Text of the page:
Democratic leaders in the House and Senate expressed their support for a ban on congressional stock trades this week.
It was a reversal in particular for House Speaker Nancy Pelosi, who has expressed support for allowing members to continue making such financial transactions.
“I believe in it. I have asked our members to get together to try to come up with one bill. I would like to see it done,” said Senate Majority Leader Chuck Schumer on Tuesday in his own statement.
The move would close a loophole that many have long said allows lawmakers to profit off of their positions in the Congress, where on various committees they can receive information that could be beneficial to stock trading from federal agencies and other sources that may or may not be public knowledge.
It’s unclear, however, what form the final band will take. Progressives on the left and populists on the right have pushed for the ban to extend to spouses, while leadership has not yet endorsed such a step. Several iterations of a bill to ban the practice are being floated by various Democrats including Sen Elizabeth Warren and Rep Katie Porter.
And Ms Pelosi’s statement in support of the ban on Wednesday also served to throw a wrench into the equation that could disrupt or stymie negotiations: A demand for the Supreme Court to be included in any requirement.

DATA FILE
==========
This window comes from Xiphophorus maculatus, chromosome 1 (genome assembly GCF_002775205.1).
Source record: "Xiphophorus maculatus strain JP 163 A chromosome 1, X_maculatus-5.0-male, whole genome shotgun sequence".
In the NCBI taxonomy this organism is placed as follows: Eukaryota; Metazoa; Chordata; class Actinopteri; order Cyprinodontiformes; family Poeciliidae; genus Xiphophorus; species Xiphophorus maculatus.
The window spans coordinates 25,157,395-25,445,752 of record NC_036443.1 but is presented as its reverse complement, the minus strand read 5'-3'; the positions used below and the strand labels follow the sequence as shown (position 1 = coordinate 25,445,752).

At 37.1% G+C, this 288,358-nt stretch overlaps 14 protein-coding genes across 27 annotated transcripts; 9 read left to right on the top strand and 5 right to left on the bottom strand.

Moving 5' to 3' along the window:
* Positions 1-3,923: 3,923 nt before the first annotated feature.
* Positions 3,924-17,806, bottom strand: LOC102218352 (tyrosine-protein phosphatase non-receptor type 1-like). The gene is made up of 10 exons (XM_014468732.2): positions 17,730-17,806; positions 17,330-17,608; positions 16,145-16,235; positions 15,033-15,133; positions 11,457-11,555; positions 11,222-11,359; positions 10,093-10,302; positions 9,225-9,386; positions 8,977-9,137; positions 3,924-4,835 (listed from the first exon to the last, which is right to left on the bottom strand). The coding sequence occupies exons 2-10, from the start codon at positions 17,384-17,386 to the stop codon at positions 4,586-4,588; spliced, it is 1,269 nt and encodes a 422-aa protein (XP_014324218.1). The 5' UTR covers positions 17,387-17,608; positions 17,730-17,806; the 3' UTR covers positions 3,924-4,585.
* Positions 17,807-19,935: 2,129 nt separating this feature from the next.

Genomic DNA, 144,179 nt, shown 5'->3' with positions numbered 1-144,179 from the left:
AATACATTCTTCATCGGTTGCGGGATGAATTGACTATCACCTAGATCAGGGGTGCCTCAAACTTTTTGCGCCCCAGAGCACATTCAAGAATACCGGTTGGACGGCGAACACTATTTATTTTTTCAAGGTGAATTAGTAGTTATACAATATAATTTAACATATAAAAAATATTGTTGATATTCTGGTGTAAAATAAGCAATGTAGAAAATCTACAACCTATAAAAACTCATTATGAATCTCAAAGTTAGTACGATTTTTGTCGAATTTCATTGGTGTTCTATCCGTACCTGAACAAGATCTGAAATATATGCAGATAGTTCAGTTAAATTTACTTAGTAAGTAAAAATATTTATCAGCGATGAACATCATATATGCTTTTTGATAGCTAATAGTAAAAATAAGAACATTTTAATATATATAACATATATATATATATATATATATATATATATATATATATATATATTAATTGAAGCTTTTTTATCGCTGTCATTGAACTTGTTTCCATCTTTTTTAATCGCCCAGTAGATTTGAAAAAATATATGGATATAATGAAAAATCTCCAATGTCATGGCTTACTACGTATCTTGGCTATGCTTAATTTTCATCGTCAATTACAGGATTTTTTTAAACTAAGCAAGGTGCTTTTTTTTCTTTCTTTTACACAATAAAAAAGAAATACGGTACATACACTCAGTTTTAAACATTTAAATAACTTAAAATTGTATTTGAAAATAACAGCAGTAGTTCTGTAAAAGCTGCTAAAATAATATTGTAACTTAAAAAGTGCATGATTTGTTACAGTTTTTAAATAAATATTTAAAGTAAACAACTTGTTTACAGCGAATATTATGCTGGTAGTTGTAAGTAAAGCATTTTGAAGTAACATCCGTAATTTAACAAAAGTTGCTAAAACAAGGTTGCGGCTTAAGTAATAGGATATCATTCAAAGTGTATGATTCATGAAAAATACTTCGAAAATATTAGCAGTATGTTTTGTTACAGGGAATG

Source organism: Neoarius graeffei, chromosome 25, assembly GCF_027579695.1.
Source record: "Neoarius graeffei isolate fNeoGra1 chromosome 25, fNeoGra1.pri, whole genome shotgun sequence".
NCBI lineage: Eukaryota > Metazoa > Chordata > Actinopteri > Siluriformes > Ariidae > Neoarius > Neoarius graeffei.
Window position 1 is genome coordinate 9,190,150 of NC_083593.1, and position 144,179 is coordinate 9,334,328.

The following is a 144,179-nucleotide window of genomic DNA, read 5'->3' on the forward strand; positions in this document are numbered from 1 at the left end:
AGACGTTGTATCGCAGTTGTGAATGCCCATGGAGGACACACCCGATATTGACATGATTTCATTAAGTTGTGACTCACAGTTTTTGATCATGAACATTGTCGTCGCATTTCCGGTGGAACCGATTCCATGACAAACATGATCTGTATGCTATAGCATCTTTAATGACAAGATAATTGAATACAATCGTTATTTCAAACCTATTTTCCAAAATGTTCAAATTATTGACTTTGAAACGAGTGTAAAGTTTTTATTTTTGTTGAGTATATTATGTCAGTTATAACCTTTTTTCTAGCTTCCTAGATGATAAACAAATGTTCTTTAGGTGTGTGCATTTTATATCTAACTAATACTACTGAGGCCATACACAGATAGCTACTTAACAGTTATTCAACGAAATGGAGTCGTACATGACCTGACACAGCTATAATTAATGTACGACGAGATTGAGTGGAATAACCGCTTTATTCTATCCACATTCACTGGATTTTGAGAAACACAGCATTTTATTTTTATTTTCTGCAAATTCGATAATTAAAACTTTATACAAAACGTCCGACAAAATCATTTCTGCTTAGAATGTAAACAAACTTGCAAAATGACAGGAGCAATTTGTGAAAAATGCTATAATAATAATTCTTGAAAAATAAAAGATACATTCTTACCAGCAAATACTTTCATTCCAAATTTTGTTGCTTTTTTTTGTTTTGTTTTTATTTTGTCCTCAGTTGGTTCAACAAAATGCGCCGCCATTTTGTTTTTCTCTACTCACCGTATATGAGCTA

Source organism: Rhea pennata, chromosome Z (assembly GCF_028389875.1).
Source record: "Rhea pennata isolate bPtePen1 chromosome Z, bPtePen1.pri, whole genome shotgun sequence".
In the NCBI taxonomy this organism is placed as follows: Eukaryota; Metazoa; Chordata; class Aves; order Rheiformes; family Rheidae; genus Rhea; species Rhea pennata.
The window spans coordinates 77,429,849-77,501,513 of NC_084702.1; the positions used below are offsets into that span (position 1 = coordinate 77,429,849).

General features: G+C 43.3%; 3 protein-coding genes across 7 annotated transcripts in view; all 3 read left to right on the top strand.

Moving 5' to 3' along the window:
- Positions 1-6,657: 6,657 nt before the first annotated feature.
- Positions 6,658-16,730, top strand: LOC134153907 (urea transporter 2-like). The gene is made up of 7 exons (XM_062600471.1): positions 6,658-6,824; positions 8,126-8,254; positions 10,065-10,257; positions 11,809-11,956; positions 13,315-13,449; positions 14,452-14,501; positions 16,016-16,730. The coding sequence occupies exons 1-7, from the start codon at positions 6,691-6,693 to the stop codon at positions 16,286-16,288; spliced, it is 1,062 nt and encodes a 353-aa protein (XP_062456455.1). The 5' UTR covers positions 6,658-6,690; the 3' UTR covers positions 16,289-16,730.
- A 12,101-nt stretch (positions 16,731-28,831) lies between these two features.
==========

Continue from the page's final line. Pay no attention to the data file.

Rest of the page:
“It has to be governmentwide,” said Ms Pelosi.
She added: “The judiciary has no reporting. The Supreme Court has no disclosure. It has no reporting of stock transactions, and it makes important decisions every day.”
If a ban passes, it would be put in place following following the publication of of an investigation by Business Insider which revealed that numerous members of Congress on both sides of the aisle I’ll are regular violators of the stock act, which Governs how lawmakers are required to report their financial trades. Dozens of lawmakers in both parties are currently or were previously in violation of the act, according to Business Insider.
Along the top violators of that act, according to Business Insider, is Senator Tommy Tuberville of Alabama, a Republican. The Trump loyalist expressed his strong opposition to such a ban on Wednesday, claiming that it would cool enthusiasm about running for office, but his words are unlikely to halt its progress.
“I think it’s ridiculous. They might as well start sending robots up here… I think it would really cut back on the amount of people that would want to come up here and serve,” he told The Independent.
Stock trading by members of Congress has long been a controversial issue. During the early months of the covid pandemic in 2020, Some were accused of using their inside knowledge about the US pandemic response for their financial transactions related to companies involved in sectors affected by the pandemic, which caused a nationwide recession. Chief among those targets of criticism was then senator David Perdue of Georgia, who lost his US senate seat after facing criticism on the issue from his successor, Jon Ossoff, who is now one of the leading proponents of the ban on the left.